The Death of a Beautiful Place

When people die we remember all the meaningful moments we had with them, even if we didn’t know them well, and when beautiful places die we do the same thing.

As the horrible Eagle Creek fire destroys the Columbia River Gorge, I remember the last time I was there, and what I felt, and how meaningful it was. I almost blogged about it at the time, because it was such a beautiful experience, but then it was the end of my very last term of college and blogging fell off the priority list.

At the end of last May I went to my cousin’s wedding in Michigan, and then road-tripped home with my brother Ben and my cousin Derek. We left after lunch on Sunday, drove straight through the night, and arrived home Monday evening.

Minnesota, South Dakota, and Montana were pleasant enough, although I must admit I slept through a great deal of it. Scrubby at times, perhaps, but at least the temperature was fine. And then we descended into the desert of eastern Washington. What a ghastly place it was that day. Barren, and a thick blanket of heat that my poor failing air conditioner couldn’t begin to combat. We opened windows, and the hot air moved, but didn’t cool us. I spread newspapers over my lap because they absorbed less heat than my black skirt.

But though we were hot, tired, and travel weary, with un-brushed teeth and rumpled clothing, we held out hope for the gorge. Maybe, when we got to Oregon, it would be cooler.

We got closer and closer, and then, as we crossed the bridge into Oregon, across the Columbia River, I felt it. A cool breeze. A cool breeze drifting over the water and into my soul, just for me. All of the sudden life was, again, something manageable.

We drove along I-84 with our windows down. The hot desert was replaced by trees of all species and sizes, and the blue of the Columbia river, and the cool breezes that drifted into our windows.

There was a car accident on I-84, creating a traffic jam, so we zipped off at the nearest exit and drove along the Columbia River Highway for a while.

The Columbia River Highway was the first road through the gorge I believe, but as it was just a regular little road, Interstate 84 was built parallel to it when more and more people began traveling through. I-84, though it has beautiful views, is very much still an ugly man-made rode. The Columbia River Highway, on the other hand, looks like it grew out of the mountain, with trees growing right up alongside the road, and little stone walls instead of guardrails, with moss growing through the cracks.

There was a traffic jam here, too, but I didn’t care because in the shade of the abundant trees, everything was cool and beautiful. Inching along, we soon began to see that this traffic jam was caused, not by overflow traffic from the I-84 accident, but by the giant crowds of people who had come to Multnomah Falls for Memorial Day. The parking lots were filled and overflowing, and people were parked along the side of the road, narrowing it so much that only one lane of people could drive by at a time.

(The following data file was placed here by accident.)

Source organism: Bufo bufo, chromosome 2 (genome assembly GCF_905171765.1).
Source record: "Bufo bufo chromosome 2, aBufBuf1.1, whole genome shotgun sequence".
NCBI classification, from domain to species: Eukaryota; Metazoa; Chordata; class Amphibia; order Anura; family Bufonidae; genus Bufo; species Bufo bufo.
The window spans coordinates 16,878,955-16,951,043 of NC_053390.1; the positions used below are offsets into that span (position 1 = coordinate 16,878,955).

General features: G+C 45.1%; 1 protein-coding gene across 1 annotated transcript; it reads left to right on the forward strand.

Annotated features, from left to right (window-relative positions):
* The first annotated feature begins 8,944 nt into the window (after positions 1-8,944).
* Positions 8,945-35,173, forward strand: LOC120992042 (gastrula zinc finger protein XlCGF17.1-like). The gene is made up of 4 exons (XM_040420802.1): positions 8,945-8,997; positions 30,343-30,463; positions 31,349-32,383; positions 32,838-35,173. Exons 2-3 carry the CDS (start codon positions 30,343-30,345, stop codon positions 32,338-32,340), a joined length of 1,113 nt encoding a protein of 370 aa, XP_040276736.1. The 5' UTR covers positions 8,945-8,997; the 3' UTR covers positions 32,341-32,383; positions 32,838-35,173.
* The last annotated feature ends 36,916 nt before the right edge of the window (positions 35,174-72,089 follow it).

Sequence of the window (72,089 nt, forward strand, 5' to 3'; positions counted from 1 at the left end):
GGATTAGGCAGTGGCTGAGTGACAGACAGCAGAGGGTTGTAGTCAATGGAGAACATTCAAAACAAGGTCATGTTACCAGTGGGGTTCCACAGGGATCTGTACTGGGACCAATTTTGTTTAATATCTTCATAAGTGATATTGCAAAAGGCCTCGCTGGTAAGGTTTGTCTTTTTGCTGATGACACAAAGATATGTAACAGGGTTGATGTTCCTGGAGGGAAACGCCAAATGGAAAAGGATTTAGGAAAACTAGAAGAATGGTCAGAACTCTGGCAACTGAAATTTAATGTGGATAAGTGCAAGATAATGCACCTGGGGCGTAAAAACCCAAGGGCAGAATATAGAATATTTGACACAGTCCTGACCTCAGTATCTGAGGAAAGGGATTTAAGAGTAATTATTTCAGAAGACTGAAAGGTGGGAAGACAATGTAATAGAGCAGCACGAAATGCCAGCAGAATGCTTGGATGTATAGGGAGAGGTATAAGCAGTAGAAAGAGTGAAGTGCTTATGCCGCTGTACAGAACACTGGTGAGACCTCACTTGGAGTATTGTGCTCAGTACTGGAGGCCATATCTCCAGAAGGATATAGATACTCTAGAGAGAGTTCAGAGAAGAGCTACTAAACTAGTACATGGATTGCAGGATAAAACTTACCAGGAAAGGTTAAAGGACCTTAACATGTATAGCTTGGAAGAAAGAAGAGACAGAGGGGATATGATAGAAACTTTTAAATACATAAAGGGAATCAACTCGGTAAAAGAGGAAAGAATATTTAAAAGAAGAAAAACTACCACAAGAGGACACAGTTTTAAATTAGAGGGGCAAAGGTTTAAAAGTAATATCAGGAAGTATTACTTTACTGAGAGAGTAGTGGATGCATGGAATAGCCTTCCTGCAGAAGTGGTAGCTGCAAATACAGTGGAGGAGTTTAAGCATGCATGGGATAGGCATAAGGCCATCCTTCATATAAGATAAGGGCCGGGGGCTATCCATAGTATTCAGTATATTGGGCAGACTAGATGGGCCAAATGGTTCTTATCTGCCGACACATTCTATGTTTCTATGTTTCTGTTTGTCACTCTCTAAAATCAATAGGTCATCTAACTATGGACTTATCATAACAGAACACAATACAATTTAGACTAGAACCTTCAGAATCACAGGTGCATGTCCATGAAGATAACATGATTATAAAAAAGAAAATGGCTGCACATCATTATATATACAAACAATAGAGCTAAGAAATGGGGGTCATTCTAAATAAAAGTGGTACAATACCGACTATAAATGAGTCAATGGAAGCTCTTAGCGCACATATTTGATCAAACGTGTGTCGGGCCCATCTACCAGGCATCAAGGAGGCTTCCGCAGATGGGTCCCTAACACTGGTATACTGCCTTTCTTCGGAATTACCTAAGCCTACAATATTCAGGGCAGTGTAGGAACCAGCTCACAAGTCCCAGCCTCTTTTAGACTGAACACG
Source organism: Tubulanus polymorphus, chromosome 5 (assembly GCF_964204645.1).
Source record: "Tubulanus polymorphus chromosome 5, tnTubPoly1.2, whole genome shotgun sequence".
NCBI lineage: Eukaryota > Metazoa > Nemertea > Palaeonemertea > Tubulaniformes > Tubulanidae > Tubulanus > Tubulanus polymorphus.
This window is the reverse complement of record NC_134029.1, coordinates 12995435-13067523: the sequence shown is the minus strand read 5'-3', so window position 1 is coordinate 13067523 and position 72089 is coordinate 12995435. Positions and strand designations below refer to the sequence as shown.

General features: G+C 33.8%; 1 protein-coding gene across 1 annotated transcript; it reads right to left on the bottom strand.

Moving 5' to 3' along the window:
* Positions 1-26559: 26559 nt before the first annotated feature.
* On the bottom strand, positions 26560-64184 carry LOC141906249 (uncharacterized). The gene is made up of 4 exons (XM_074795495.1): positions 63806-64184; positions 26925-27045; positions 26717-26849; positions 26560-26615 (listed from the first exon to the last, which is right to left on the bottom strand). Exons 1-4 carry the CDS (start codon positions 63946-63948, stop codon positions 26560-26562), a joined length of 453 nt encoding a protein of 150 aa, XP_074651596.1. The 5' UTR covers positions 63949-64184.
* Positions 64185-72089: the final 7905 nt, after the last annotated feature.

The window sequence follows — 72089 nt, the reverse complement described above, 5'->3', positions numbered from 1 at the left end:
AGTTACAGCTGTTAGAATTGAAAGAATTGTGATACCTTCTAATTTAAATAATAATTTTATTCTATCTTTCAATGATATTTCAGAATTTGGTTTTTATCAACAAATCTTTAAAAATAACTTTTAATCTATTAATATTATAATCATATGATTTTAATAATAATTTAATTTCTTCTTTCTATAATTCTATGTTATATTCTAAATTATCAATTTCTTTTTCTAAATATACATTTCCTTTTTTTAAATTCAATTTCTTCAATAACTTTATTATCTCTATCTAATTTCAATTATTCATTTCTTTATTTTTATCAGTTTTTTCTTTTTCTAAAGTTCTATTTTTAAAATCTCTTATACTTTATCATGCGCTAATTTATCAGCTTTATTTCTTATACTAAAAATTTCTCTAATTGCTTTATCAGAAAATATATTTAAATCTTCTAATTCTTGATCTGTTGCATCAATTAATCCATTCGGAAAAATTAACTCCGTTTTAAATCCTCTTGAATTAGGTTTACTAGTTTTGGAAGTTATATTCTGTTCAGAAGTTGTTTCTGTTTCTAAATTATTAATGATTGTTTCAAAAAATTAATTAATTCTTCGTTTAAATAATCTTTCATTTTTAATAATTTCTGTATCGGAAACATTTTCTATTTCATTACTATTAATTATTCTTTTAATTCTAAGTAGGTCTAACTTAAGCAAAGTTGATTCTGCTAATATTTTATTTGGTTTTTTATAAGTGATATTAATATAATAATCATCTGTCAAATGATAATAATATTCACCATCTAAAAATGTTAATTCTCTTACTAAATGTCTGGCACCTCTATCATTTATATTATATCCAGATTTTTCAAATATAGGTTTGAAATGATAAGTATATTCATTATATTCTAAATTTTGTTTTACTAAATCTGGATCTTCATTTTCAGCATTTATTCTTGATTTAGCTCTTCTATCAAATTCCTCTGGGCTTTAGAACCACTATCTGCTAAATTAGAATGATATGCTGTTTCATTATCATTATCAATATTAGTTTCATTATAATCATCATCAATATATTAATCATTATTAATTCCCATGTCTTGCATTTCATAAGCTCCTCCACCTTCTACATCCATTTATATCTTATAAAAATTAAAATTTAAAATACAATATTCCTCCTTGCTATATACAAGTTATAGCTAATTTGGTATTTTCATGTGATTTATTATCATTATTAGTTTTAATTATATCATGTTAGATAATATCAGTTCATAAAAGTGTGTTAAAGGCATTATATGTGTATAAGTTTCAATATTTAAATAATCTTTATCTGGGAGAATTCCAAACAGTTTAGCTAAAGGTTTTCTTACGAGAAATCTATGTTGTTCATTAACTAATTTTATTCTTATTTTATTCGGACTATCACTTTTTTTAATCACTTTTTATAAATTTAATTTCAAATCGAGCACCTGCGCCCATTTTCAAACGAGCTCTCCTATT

And when we did get a chance to drive by, it didn’t feel like driving down a road, it felt like driving through someone’s yard while they’re hosting their annual neighborhood BBQ. There were people everywhere, and as we inched through them and tried not to hit anybody, I leaned out my window and watched the tall, tall waterfall and felt like I was part of the same grand party.

Multnomah Falls is a funny place. I’ve gone there countless times, and once I even blogged about going, but sometime between my childhood and now it went from being a pretty place to being a TREnDy place, and now it’s splashed across Instagram and always overcrowded. However, once we were past Multnomah and driving down the road like it was a road, again, we passed waterfall after waterfall that were probably just as beautiful, but no one seemed to know about them.

We twisted and turned around the mountains, past waterfalls, over bridges, always under the deep green canopy. And there were views, always views around this corner or that, of the wide river. And such a cool breeze, after that abysmal heat! A simple concept, but there are no words to describe what it does to your soul.

And I thought that I would treasure this forever. I took a few pictures with my phone, because I wanted to remember. I never edited or Instagrammed them, and they didn’t begin to capture the beauty, but I still get an inch of that feeling back when I look at them.






They say to tell your loved ones that you love them, because in the blink of an eye, they could be gone. It never occurred to me that places could be the same way. That one day, a fire might destroy these trees, and it would never again look quite like it did that day.

I don’t know what the gorge will look like after this fire.

5 responses to “The Death of a Beautiful Place

  1. Louise from Idaho

    Love your description of the gorge drive!! It is one of my favorite places! A nice break from the rush of I-84. I really enjoy your blogs!!

    Liked by 1 person

  2. Every time I see on the news what’s happening to the gorge, it just breaks my heart.


  3. Rebecca Thompson

    What a beautiful idea. You are such a gifted writer, like your momma.

    Liked by 1 person

  4. I lived at the Troutdale end of the gorge and moved only two weeks before the fire back to South Carolina. I will say, it is the most beautiful place in the world to me and will always have special meaning, especially Vista house. Beautiful post.

    Liked by 1 person

  5. Pingback: Road Trip Through The Night | The Girl in the Red Rubber Boots

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